Making Khoya from scratch

I have a memory. My mother, stirring the milk as it boils down to a solid mass. Me, a 10 year old, waiting eagerly as she stirs in sugar and a little ghee and hands it over to me.

Apart from being being a delicious treat on its own, khoya (aka khova or mava) is the base for countless Indian desserts. If you are still wondering what it is, all you do is boil a liter of milk (more, if you dare) and then simmer it until the liquid's almost all gone and you are left with a rich, solid mass. It's critical to use a heavy saucepan. And dropping a couple of steel spoons in the milk as it starts to boil usually helps prevent burning. Apart from that, it's just solid effort in terms of stirring it for an hour or two, waiting for the transformation to happen.

I've never made khoya before simply because it has a terrible effort to rewards ratio. And also because it's so easy to get good quality store bought khoya around here. But when Srivalli announced Gulab Jamuns as the Oc…

Meet Ms. Tippity

I haven't gone crazy. It's perfectly normal and legitimate for sourdough bakers to name their starters. And as of yesterday, I count myself among the privileged. No, I can't believe it either. But the starter I began last sunday is finally up and running.

Twice during the past week, my starter gave up showing signs of life. Then I realized, that like any moody pet, this one doesn't like a change of diet. Feed it rye flour and it's happy. Change the food to plain flour and it begins to ebb. By and by, we have got to a stage where it expands every 8-10 hours. My sourdough flowchart says it's time to bake bread, so I baked some rolls.

Saturday night, I fed my starter as usual but didn't throw away the rest of it. Instead, I mixed 2 tbsp starter with 1/4 cup water and 1/2 cup of rye flour. Sunday morning, I added enough plain flour to make a soft dough, then left it for 4 hours to rise until doubled. Shaped it into rolls, then left it to double again. All in all…

Chickpeas, Spinach, Tomato, Garlic

I think I am getting influenced by that Alinea chap. What else will explain this title up there? But then, this is a dish worthy of an Alinea-like title. You already know I like chickpeas. And I like spinach. But this combination...well, it's gobsmackingly good, even if I say this myself.

The Chickpeas : Soak 1/2 a cup overnight, then boil until just tender. Heat a tsp of ghee and add 2 freshly ground tomatoes. Cook on a low heat, stirring continuously, until your tomatoes turn to a thick paste. Add salt, a pinch of red chilli powder and 1/2 tsp chana masala (okay, confession time - I didn not have chana masala, so I put in pao bhaji masala instead!).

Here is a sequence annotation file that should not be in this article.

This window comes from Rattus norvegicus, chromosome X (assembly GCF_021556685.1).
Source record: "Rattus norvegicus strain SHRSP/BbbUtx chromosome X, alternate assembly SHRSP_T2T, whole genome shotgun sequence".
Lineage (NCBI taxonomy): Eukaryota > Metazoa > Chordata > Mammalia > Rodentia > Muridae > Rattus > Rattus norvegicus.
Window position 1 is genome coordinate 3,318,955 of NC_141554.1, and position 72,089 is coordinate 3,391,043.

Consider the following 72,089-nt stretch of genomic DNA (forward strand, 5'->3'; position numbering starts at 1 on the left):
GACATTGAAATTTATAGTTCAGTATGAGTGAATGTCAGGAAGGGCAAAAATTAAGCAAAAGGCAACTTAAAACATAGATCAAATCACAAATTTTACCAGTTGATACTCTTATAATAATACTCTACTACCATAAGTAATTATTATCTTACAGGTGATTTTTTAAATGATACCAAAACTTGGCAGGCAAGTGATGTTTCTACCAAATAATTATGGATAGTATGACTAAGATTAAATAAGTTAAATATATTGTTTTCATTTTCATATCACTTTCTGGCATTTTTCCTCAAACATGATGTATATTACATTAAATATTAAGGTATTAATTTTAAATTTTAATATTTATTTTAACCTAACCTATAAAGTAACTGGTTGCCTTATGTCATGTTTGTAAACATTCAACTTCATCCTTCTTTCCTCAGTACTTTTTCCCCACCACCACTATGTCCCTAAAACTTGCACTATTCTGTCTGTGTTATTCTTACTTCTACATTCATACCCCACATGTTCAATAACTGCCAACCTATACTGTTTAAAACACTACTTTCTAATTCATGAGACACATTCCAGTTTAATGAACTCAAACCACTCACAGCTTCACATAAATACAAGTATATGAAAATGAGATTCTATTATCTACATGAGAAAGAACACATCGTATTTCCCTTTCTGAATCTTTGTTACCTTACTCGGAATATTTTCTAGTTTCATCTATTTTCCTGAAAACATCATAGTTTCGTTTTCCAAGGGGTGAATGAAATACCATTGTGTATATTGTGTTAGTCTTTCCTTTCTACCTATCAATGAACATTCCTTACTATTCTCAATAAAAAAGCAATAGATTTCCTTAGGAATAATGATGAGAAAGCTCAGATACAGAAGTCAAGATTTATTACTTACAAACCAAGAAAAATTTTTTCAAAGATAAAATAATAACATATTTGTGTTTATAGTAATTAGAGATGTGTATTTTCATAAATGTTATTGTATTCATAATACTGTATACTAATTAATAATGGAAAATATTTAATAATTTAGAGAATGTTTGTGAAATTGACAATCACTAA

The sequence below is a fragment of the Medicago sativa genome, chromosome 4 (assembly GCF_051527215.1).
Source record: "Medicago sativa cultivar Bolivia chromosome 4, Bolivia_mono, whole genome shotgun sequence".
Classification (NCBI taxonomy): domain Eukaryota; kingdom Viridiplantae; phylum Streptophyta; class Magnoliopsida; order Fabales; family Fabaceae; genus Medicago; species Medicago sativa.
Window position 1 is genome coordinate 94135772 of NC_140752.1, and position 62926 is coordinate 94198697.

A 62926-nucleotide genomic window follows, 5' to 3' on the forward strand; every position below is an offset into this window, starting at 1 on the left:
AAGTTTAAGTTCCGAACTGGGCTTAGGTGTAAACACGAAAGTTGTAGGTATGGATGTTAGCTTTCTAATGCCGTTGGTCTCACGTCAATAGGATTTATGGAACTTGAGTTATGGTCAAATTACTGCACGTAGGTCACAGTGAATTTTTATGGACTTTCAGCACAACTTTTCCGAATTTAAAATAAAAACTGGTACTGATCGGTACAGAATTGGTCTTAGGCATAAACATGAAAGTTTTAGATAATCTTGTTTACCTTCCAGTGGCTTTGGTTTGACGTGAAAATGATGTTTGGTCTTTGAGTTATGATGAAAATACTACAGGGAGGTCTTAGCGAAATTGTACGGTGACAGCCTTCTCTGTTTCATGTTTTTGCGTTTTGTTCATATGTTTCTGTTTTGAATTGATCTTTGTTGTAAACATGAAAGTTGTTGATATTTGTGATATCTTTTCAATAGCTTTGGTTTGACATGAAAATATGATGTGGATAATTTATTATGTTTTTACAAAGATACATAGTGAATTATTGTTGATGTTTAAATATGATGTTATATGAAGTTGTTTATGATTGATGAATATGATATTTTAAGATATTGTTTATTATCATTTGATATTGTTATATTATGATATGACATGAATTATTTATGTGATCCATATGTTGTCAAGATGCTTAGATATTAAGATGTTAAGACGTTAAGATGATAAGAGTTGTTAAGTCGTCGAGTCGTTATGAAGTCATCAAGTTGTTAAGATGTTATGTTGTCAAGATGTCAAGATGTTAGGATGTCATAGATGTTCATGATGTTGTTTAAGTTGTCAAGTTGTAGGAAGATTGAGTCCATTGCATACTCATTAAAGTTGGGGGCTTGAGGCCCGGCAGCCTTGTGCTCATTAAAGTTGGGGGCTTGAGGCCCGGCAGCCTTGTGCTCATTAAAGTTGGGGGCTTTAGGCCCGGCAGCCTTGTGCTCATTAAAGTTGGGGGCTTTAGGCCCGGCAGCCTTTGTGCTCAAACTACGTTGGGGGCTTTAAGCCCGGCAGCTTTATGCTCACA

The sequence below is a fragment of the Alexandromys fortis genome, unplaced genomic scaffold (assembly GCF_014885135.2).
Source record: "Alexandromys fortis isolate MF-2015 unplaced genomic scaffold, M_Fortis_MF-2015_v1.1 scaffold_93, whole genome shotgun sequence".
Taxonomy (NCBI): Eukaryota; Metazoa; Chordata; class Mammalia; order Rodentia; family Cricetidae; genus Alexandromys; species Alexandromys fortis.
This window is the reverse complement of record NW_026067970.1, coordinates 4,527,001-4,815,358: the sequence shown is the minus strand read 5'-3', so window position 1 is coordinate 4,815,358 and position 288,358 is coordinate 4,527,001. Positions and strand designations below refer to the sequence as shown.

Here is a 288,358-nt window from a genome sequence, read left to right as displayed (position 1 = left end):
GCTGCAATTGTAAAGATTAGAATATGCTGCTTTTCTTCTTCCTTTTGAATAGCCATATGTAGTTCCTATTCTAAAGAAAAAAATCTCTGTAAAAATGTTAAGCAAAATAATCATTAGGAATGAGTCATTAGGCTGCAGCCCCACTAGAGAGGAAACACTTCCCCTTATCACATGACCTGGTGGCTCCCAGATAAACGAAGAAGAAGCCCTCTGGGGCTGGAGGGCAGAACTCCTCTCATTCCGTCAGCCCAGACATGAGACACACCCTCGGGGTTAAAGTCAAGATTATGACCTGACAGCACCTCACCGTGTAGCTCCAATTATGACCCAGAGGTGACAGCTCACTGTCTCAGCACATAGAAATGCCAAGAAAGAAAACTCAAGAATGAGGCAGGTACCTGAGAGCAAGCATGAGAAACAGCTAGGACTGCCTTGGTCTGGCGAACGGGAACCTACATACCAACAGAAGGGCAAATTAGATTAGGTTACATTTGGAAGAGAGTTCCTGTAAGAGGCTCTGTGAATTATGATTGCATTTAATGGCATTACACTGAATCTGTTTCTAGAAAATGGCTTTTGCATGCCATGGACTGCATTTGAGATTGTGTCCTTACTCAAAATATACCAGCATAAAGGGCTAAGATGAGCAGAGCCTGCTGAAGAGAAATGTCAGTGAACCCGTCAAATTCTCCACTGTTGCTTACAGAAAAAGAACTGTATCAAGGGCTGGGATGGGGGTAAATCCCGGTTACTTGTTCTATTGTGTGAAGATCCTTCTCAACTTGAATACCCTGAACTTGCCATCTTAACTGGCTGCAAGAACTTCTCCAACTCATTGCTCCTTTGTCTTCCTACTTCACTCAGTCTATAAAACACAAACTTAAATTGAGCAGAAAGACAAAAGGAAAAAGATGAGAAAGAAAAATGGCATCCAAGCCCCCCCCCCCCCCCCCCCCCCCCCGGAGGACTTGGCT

Cook for a minute or two to mix. Do not add any water. You will be tempted to do it. Just don't - trust me here! Add the boiled chanas (minus the water they were boiled in) and cook for 5 minutes or so until dry.

The Spinach : Wash and roughly chop 2 cups of spinach leaves. Add 1/2 cup water, one small chopped onion and 2-3 cloves …

Forbidden Rice Salad

I know you are eager to get to the salad. But for those waiting with bated breath to hear about my starter (you are, right?), I have created a spreadsheet tracking it's progress versus the Debra Wink recipe I am using. Have a look here.

Now, the salad. This is black rice that's grown in China. I think the legend of only emperors being allowed to eat it is a marketing gimmick. But I always fall for the name - it's forbidden rice after all. So I soaked 1/2 cup of forbidden rice for 2 hours. Then boiled it in plenty for water until it was cooked (just like pasta). It took around 20-25 minutes. Mixed in a thinly sliced spring onion, 2-3 chopped radishes and a handful of cilantro.

For the dressing, I mixed juice of one lemon with a tbsp of olive oil, salt, pepper and sumac (for that extra tang and the lovely, lovely color). Whisked it together and poured it on top of the rice.

An update and an award

The alchemy has started to work. When I got back from office tonight, my precious starter was full of bubbles and almost double from where I left it this morning. Oh! I am so excited. I've just mixed in 2 tbsp each of rye flour and mixed fruit juice and moved it to a clean container. This is the last dose of rye and juice it gets. If the magic continues to work, my starter moves to plain flour and water tomorrow. If not, well...we'd see.

In the meantime, I have no pictures to share with you. But I do have an award. Kanchan has passed on the Presentation Award to me.

Thanks a lot for the award, Kanchan. And I'd see you all tomorrow with an update on my pet project.

Sourdough Starter : End of Day 1

There comes a time in the life of every bread baker when yeast is not enough. Then you have to catch, cultivate and pet that wild beast; the sourdough. If you are new to the concept, sourdough breads are breads made out of naturally cultivated yeast rather than relying on those little packets of the instant variety.

It's a long process, success is never guaranteed and you end up with a living pet on your refrigerator shelf forever. Yet, every bread baker does it. And finally, I am doing it too. I've read about sourdoughs for years. There are recipes that start with just plain flour and water. Some that resort to exotic stuff like red cabbage. But the one I picked from the melange is Debara Wink's pineapple juice starter. Paul over at Yumarama created this starter alongside another competing recipe and his step-by-step detailed instructions give me confidence enough to take the plunge.

But I couldn't find unsweetened pineapple juice. Trust me, I looked everywhere. Ther…

Pesto and Mushroom Calzone

For you can't have pizza for breakfast...

And because I had a pot of pesto lying in my fridge...

And some mushrooms too....

I made calzone instead. Now, that's not pizza, right? All it does is start with the basic pizza dough - 1/2 cup warm water, 1 tsp yeast, 1/2 tsp honey and 1/2 tsp olive oil mixed and kept aside for 10 minutes. Then kneaded with enough flour to make a soft dough (and a pinch of salt somewhere along the way).